“The fact of not knowing what is going to pass before your eyes and the surprise that can come out of this.”

Dirty Harrry. Born on the Greek island of Crete, he is a self-taught street photographer who’d originally studied architecture.

Artist statement

“I’m dirtyharrry with 3 rrr.”

Interview with Dirty Harrry

Dirty Harrry, what was your most memorable moment shooting pictures out on the streets?

I had some amusing moments. I don’t know which was the most memorable, anyway, one incident that came to my mind now is this:

Two years before I was shooting pictures in Rethymnon, my town in Crete, and I flashed a guy that passed before me. After a minute he returned to me and asked me if I was Charalampos. He was Petros Koublis, a photographer from Athens, he had seen my photos in the web and guessed it should be me somewhere out there flashing.

After this we went out to drink a coffee and we had a nice time talking.

Why did you become a photographer? And why street photography?

I’m not a STREETphotographer. I’m a CRETEphotographer.

Hmm. I’m not a photographer either. I just like to shoot photos.

What does photography mean to you and what do you want to say with your pictures?

Photography is for me a way to write down some thoughts about what I see.

Which are these thoughts? I don’t know exactly.

Which photographer has inspired you most?

I get inspired mostly by Weegee, Martin Parr, Diane Arbus, and Garry Winogrand.

I’m not sure in what way. I admire their work, somehow inevitably they must have influenced me.

What’s your favorite photography quote?

My favourite quote is Garry Winogrand’s:

“I hate the term ‘street photography’, it’s a stupid term.”

What’s important in order to develop an own photographic language?

Shoot a lot, view other people’s work, discuss with fellow photographers that you trust their opinion and that you know they will tell you the truth and not only wow! bravo! etc.

I don’t know if these things are enough for developing an own photographic voice, as talent is the most important for such a thing. But all these things can help anyway.

What do you consider to be the axis of your work – technically and conceptually?

Technically: 28mm or 35mm lens, beer, flash. Color or black and white depends on the shot, some of my shots are black and white, most of them are colored.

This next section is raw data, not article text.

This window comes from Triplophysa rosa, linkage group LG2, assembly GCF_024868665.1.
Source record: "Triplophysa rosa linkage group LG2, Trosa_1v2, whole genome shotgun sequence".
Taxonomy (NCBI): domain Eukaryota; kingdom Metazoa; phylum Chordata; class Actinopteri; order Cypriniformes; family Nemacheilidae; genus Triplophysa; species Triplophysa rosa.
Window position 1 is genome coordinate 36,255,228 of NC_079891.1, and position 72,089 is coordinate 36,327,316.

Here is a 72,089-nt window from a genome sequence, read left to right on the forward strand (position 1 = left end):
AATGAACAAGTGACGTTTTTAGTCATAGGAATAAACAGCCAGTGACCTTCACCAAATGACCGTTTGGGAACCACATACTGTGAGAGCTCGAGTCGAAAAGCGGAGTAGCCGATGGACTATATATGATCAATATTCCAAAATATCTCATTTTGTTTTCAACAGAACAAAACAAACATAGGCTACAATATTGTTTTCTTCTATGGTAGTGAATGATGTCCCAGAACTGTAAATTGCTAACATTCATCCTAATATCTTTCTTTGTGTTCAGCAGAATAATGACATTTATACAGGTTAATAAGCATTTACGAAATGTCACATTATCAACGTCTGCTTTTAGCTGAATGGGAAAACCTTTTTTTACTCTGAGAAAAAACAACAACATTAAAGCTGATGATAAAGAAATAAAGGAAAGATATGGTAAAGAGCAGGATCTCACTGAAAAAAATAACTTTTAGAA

Conceptually: I just try not to get bored from what I shoot as years pass.

What qualities and characteristics does a good street photographer need?

It’s good when his eyes are open and he shoots everything without wondering if it’s right or not to shoot.

What does a photo need to be a great street shot?

Such a photo needs 2 things:

  1. It has to look like what people call “street photography”.
  2. It has to be great.

Where do you draw inspiration for your photographic projects?

  • While shooting or editing my photos afterwards I think of possible projects that I could start in the future. Or sometimes I don’t think and I just shoot.
  • Editing my blog helps me viewing a lot of other people’s great photographs.
  • I’m looking forward to travel as much as I can to see new things.
  • I’m a fan of Sam Peckinpah, I think certain scenes of his movies come in my mind often.
  • Akira Kurosawa and Luis Bunuel are also two of my favourite directors.

What’s the biggest challenge shooting on the streets?

The fact of not knowing what is going to pass before your eyes and the surprise that can come out of this.

What kind of photography equipment and photographic supplies do you use?

I use a camera, a flash, my sunglasses, a pair of eyes, a pair of legs and many times a hat when the sun is strong.

What’s your favorite website about photography?

“LPV Magazine” and “American Suburb X”.

What photography book would you recommend?

I would recommend every cheap book for the simple reason of the cheap price.

My favourite book is “Revelations” by Diane Arbus for two reasons:

1.) The photos and editing of the book are great.

2.) It’s a precious gift from my girlfriend.

Which advice would you give someone who wants to become a (professional) street photographer?

Professional street photographer?

Hmm..

I think my advice to anyone who wants to become a professional street photographer is this one:

Quit from this idea and become something else if you don’t want to starve.

Copyright Dirty Harrry - www.dirtyharrry.com

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